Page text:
President's Calling - Life in the Time of Myopia

Published July 16, 2019

Life in the Time of Myopia

Dear Academy Membership,
Myopia. There was a time when it seemed such a simple concept. “Myopia, also known as nearsightedness: a condition in which the visual images come to a focus in front of the retina of the eye resulting in defective vision of distant objects.” It was a pleasure to correct all of those young patients, to allow them to see the blackboard, to sit back from the television.
The refractive term also works beautifully as an adjective, “myopic,” describing short-sighted folks who lack imagination, narrow thinkers, those who are unable to understand a situation or the way actions will affect the future.
Times have changed. Now we live in the Time of Myopia as a worldwide problem. We live with the knowledge of a clear and present danger. Can you smell the smoke, feel the calm before the storm, see the darkening clouds? We go about our lives while the prevalence of myopia grows and spreads, while the age of onset drops from grade 3 to 2 to 1. We are witnessing an epidemic, one that will bring tragedy, morbidity, depression. Surely we will not be known as the myopic ones, the ones that missed the obvious.
What is an epidemic? Historically, the word was applied to infectious diseases that spread quickly through populations. Today we use the adjective “epidemic” to describe behaviors or conditions that are growing in populations at a rate that appears to be out of control. For example “Myopia, or nearsightedness, has reached epidemic proportions in parts of Asia.”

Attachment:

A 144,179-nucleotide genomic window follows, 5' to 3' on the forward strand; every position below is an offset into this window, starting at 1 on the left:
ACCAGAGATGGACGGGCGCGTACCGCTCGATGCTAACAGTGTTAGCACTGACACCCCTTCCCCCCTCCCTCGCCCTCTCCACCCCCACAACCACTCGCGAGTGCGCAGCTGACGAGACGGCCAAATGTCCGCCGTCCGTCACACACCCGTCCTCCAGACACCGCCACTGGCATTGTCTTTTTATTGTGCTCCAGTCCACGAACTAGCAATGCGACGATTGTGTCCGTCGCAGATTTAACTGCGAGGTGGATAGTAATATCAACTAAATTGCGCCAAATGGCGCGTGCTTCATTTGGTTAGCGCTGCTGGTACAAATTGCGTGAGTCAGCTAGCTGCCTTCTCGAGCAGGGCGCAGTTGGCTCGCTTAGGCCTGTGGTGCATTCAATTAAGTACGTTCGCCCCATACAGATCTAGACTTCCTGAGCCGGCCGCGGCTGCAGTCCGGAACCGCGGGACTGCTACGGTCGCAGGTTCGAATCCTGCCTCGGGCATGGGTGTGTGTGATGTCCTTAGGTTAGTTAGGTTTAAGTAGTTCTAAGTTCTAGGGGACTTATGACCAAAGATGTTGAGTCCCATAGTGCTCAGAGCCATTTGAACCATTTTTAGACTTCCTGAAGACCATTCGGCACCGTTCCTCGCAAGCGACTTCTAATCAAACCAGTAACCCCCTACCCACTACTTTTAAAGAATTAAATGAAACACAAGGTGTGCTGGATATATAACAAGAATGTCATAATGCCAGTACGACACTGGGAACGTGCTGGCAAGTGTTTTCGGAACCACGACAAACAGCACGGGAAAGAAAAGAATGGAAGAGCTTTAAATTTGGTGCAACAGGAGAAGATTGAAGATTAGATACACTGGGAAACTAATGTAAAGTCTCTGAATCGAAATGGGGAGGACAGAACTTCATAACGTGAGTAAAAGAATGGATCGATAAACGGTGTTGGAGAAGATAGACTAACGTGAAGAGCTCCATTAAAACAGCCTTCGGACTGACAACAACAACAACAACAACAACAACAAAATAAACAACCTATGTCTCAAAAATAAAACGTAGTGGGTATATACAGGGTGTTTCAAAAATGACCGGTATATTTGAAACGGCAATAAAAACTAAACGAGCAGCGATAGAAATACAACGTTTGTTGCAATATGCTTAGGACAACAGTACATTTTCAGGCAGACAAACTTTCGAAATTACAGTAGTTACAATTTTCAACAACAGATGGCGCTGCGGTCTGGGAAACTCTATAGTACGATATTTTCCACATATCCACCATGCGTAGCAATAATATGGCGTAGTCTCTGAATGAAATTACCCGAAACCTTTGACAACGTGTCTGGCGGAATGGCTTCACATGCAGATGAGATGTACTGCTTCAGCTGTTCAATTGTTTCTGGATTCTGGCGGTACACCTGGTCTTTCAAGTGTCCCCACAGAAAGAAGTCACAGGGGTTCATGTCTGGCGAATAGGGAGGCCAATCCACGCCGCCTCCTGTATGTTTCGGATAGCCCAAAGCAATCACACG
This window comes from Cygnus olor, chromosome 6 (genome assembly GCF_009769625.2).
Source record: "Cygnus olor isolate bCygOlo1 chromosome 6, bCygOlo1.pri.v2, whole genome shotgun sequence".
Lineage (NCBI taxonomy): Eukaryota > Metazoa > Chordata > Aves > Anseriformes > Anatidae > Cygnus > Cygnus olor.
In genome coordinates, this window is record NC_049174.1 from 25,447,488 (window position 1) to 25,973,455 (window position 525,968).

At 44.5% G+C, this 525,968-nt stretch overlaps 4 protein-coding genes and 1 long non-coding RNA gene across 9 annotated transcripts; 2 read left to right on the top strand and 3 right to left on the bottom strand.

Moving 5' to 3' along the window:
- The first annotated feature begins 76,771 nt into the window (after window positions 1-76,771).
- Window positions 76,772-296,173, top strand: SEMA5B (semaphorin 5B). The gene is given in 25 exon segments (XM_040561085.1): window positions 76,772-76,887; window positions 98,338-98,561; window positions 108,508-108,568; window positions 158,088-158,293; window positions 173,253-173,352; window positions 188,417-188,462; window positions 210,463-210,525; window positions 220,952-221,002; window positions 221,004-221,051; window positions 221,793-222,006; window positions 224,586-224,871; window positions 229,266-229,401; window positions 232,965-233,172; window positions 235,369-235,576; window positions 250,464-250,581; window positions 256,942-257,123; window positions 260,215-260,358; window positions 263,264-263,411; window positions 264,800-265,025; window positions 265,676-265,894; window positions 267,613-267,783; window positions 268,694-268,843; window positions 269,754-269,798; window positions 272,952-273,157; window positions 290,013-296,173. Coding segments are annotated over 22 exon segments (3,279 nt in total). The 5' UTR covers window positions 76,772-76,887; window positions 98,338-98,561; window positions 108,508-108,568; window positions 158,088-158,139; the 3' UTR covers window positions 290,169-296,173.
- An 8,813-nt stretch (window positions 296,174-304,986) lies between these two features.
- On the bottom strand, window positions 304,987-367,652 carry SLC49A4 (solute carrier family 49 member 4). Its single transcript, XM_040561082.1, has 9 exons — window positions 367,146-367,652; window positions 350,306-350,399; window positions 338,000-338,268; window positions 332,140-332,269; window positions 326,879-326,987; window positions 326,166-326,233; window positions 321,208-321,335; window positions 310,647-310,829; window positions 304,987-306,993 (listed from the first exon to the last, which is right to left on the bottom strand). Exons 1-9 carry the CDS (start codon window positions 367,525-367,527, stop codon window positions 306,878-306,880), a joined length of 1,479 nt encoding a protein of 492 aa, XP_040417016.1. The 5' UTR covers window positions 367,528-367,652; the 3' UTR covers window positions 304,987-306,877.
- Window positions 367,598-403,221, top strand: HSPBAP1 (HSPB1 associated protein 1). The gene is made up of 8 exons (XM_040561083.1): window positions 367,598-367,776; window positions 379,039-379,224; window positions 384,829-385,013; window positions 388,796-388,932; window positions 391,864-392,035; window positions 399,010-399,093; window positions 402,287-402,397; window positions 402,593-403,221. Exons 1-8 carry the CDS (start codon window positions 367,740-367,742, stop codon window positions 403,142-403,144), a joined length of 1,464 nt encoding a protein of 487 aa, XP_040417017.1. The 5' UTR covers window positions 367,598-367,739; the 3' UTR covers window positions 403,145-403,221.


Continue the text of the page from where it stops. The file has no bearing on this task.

Yes, here we are, the experts in myopia, the mavens of myopia, the managers of myopia. And the question remains, what are we, as a profession, going to do about it?
Ophthalmology has taken the lead with the following statement.
"Myopia is an increasing cause of visual impairment around the globe. In 2010, myopia affected approximately 28% of the world's population. By 2020, myopia is expected to affect 34% of the global population and to rise to nearly 50% by 2050. In some countries in Asia, the proportion of the population 17 years and older with myopia is 70% and above. High myopia increases the risks of sight-threatening conditions, such as retinal detachment, cataract, and glaucoma, as well as pathologic myopia and myopic choroidal neovascularization, which is becoming a leading cause of blindness in some parts of the world. Therefore, the burden is significant today, not only including the costs of refractive error correction but also the costs of visual impairment of conditions associated with high myopia and will increase substantially in the future. As a first step, the Academy will convene a task force of experts in myopia progression and prevention from around the world to develop an evidence-based white paper on the rationale for protection and early intervention and available approaches to control myopia progression, and to outline next steps to ameliorate this public health problem."
The American Academy of Ophthalmology presents a clear goal: "To reduce the onset age and progression of myopia worldwide." It is powerful, precise, and concrete.
Much has been contributed by our profession to the understanding of myopia. Animal studies tell us that peripheral retinal focus determines the rate of the lengthening of the eyeball. Lack of time outdoors in natural light has proven to be an associated factor. The genetics, under great scrutiny, remain murky and complicated. Treatments are unfolding: contact lenses, special glasses, sunlight, low dose atropine. The American Optometric Association has prepared clinical guidelines for myopia control that are soon to be published.
But where is our collective voice? Where is our global initiative? Where do we stand? We, the very community that is uniquely placed to diagnose, observe, and treat myopia. Have we become myopic?
Gabriel Garcia Marquez, the Nobel prize winner who wrote the brilliant novel Love in the Time of Cholera, opined that "wisdom comes to us when it can no longer do any good." Surely we, as a profession, can prove him wrong.
Barbara Caffery, OD, PhD, FAAO